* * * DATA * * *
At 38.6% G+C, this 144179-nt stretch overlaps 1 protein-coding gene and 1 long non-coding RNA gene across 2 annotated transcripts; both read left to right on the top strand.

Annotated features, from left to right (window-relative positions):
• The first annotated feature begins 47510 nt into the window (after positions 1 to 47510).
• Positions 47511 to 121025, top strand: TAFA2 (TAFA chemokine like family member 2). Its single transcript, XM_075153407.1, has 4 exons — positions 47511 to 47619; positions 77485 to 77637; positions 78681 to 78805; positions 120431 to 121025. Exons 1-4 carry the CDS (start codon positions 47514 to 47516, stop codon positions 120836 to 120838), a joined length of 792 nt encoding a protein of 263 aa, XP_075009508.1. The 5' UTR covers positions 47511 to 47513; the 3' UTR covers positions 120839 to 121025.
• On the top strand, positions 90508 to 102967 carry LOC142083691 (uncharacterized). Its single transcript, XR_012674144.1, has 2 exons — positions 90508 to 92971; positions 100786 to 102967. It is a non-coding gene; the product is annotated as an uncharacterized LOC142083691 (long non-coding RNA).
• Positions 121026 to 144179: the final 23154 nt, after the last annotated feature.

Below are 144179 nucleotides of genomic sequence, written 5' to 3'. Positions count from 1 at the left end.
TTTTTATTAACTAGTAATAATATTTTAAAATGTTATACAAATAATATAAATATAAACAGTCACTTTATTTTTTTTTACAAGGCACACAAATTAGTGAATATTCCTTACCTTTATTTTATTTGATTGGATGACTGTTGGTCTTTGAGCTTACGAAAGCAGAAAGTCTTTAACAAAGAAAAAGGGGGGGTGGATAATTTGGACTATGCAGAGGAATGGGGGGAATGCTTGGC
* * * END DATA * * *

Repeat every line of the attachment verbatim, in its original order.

At 38.6% G+C, this 144179-nt stretch overlaps 1 protein-coding gene and 1 long non-coding RNA gene across 2 annotated transcripts; both read left to right on the top strand.

Annotated features, from left to right (window-relative positions):
• The first annotated feature begins 47510 nt into the window (after positions 1 to 47510).
• Positions 47511 to 121025, top strand: TAFA2 (TAFA chemokine like family member 2). Its single transcript, XM_075153407.1, has 4 exons — positions 47511 to 47619; positions 77485 to 77637; positions 78681 to 78805; positions 120431 to 121025. Exons 1-4 carry the CDS (start codon positions 47514 to 47516, stop codon positions 120836 to 120838), a joined length of 792 nt encoding a protein of 263 aa, XP_075009508.1. The 5' UTR covers positions 47511 to 47513; the 3' UTR covers positions 120839 to 121025.
• On the top strand, positions 90508 to 102967 carry LOC142083691 (uncharacterized). Its single transcript, XR_012674144.1, has 2 exons — positions 90508 to 92971; positions 100786 to 102967. It is a non-coding gene; the product is annotated as an uncharacterized LOC142083691 (long non-coding RNA).
• Positions 121026 to 144179: the final 23154 nt, after the last annotated feature.

Below are 144179 nucleotides of genomic sequence, written 5' to 3'. Positions count from 1 at the left end.
TTTTTATTAACTAGTAATAATATTTTAAAATGTTATACAAATAATATAAATATAAACAGTCACTTTATTTTTTTTTACAAGGCACACAAATTAGTGAATATTCCTTACCTTTATTTTATTTGATTGGATGACTGTTGGTCTTTGAGCTTACGAAAGCAGAAAGTCTTTAACAAAGAAAAAGGGGGGGTGGATAATTTGGACTATGCAGAGGAATGGGGGGAATGCTTGGC